Pitfalls of humour

When is humour “out of bounds” in the classroom?dbe2d5a677dbf14d0d98b0a3fcafac56

I don’t like to play it safe, I think that sometimes “edgier” humour is most effective for the age group I teach. I will, for example, talk about sex and dating (it is a Biology class after all) but this is only directed a particular student when I’m certain they can take it.

I am reasonably adept at reading students, and I get a feel for who won’t mind being an occasional target or can be mildly embarrassed (usually in a classroom management context). For example, I threaten that I will answer calls if students leave their phone on; usually I don’t get to the phone in time, but I did once have a short conversation with a student’s girlfriend! He was embarrassed but knew he deserved it, and others made a point not to let it happen to them.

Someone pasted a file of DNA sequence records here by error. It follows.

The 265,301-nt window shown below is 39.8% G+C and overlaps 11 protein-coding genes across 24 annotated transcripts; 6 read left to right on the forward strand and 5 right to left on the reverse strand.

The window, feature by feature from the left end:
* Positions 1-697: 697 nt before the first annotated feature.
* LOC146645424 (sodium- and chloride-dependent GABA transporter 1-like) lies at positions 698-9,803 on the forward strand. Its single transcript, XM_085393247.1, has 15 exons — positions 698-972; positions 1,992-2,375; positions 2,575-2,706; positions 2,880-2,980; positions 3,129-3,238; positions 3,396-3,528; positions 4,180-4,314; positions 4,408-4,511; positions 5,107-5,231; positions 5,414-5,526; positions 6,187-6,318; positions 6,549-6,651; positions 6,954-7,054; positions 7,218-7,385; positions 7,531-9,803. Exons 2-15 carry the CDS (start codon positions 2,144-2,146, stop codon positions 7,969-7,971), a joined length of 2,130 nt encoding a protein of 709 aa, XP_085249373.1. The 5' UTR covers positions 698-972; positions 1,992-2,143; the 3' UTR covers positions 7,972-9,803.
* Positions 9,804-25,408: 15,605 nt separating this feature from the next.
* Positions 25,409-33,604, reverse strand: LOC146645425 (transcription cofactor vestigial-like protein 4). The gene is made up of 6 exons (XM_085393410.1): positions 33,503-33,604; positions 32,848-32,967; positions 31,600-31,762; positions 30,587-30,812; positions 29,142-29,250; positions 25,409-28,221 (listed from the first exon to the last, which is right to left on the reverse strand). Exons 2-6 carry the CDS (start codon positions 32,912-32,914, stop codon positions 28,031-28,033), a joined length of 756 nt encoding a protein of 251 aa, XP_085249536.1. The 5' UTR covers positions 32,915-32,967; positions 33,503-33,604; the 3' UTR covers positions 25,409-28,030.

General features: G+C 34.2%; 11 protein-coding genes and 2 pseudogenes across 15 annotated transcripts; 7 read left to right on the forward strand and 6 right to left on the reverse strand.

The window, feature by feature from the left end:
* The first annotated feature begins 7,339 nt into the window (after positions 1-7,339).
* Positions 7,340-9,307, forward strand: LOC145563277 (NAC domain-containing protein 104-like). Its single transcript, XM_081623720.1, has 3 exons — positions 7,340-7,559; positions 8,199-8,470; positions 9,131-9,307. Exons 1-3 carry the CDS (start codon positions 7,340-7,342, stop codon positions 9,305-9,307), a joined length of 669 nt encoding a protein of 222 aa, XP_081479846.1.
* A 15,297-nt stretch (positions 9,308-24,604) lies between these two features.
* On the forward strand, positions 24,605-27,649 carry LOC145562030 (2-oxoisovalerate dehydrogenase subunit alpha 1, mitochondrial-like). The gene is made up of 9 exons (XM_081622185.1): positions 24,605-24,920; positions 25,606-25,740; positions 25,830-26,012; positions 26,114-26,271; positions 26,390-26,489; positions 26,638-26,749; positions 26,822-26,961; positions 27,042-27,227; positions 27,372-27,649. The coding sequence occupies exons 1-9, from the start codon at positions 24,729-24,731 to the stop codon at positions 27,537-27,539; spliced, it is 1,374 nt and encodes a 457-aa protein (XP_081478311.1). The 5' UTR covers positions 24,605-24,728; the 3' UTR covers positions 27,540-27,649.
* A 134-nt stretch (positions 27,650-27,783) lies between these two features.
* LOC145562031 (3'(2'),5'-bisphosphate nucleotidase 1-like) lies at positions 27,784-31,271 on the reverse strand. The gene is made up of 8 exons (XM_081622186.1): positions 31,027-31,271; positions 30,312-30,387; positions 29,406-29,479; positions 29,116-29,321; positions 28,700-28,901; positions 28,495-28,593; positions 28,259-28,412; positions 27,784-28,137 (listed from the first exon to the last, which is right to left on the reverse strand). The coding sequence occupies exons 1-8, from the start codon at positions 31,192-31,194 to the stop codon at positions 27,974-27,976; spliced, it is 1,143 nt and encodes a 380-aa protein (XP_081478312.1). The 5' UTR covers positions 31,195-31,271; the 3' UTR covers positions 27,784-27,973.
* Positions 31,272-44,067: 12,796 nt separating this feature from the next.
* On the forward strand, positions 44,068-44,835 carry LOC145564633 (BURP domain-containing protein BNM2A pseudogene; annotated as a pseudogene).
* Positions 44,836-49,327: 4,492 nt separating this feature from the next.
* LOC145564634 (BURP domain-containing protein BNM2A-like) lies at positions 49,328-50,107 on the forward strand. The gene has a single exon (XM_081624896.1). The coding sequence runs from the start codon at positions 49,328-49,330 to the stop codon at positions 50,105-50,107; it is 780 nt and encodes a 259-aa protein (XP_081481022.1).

There are certain topics that are obviously off limits. In an international college, anything remotely racist, or aimed at particular cultures (though Canadian culture is fair game since I am the only Canadian born person in the class!) is taboo. I will never make light of a student’s personality or academic performance, and sexuality, if it ever comes up, is also off limits.

Some students take time to warm up to humour in the classroom, particularly if they are used to very strict educational systems where humour is an alien concept in the classroom. I am often sarcastic, and quickly realize that dry humour is much harder to pick out for ESL students. Similarly, I used to include random popular cartoon characters like Donald Duck to illustrate certain points in my lecture notes. I soon realized that my students didn’t recognize them!

My favourite thing in the classroom is when the occasional student makes fun of me or themselves. I know that I have created an environment where they feel comfortable doing that.




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